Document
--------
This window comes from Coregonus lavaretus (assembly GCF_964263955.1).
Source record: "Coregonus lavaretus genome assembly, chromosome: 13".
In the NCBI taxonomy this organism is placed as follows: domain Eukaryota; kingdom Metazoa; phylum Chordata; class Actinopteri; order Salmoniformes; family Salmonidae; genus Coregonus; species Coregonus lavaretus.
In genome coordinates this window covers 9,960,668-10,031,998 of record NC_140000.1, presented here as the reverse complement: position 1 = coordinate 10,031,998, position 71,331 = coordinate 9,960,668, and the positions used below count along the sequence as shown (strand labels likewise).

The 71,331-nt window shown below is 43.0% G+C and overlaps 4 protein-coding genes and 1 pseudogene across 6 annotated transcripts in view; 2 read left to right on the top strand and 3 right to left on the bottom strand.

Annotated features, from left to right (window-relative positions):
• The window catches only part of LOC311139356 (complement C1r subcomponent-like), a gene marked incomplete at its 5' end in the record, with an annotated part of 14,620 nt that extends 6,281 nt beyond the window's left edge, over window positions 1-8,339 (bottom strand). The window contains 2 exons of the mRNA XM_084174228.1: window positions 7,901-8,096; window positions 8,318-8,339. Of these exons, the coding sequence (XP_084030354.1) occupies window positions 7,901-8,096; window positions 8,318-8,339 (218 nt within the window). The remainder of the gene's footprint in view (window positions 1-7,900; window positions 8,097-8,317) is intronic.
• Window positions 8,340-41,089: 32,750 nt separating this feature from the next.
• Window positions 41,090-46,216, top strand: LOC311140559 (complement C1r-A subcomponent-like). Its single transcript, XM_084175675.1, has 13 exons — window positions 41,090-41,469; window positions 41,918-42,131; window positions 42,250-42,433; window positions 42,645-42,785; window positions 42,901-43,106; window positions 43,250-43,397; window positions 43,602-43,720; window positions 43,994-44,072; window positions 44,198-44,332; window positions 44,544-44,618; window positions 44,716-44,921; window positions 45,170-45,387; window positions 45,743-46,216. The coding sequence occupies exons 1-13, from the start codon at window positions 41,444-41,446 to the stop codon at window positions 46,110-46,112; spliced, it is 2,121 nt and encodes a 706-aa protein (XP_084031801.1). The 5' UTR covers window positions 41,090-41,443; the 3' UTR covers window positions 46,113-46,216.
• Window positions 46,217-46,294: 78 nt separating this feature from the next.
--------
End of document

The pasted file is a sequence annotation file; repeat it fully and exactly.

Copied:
This window comes from Coregonus lavaretus (assembly GCF_964263955.1).
Source record: "Coregonus lavaretus genome assembly, chromosome: 13".
In the NCBI taxonomy this organism is placed as follows: domain Eukaryota; kingdom Metazoa; phylum Chordata; class Actinopteri; order Salmoniformes; family Salmonidae; genus Coregonus; species Coregonus lavaretus.
In genome coordinates this window covers 9,960,668-10,031,998 of record NC_140000.1, presented here as the reverse complement: position 1 = coordinate 10,031,998, position 71,331 = coordinate 9,960,668, and the positions used below count along the sequence as shown (strand labels likewise).

The 71,331-nt window shown below is 43.0% G+C and overlaps 4 protein-coding genes and 1 pseudogene across 6 annotated transcripts in view; 2 read left to right on the top strand and 3 right to left on the bottom strand.

Annotated features, from left to right (window-relative positions):
• The window catches only part of LOC311139356 (complement C1r subcomponent-like), a gene marked incomplete at its 5' end in the record, with an annotated part of 14,620 nt that extends 6,281 nt beyond the window's left edge, over window positions 1-8,339 (bottom strand). The window contains 2 exons of the mRNA XM_084174228.1: window positions 7,901-8,096; window positions 8,318-8,339. Of these exons, the coding sequence (XP_084030354.1) occupies window positions 7,901-8,096; window positions 8,318-8,339 (218 nt within the window). The remainder of the gene's footprint in view (window positions 1-7,900; window positions 8,097-8,317) is intronic.
• Window positions 8,340-41,089: 32,750 nt separating this feature from the next.
• Window positions 41,090-46,216, top strand: LOC311140559 (complement C1r-A subcomponent-like). Its single transcript, XM_084175675.1, has 13 exons — window positions 41,090-41,469; window positions 41,918-42,131; window positions 42,250-42,433; window positions 42,645-42,785; window positions 42,901-43,106; window positions 43,250-43,397; window positions 43,602-43,720; window positions 43,994-44,072; window positions 44,198-44,332; window positions 44,544-44,618; window positions 44,716-44,921; window positions 45,170-45,387; window positions 45,743-46,216. The coding sequence occupies exons 1-13, from the start codon at window positions 41,444-41,446 to the stop codon at window positions 46,110-46,112; spliced, it is 2,121 nt and encodes a 706-aa protein (XP_084031801.1). The 5' UTR covers window positions 41,090-41,443; the 3' UTR covers window positions 46,113-46,216.
• Window positions 46,217-46,294: 78 nt separating this feature from the next.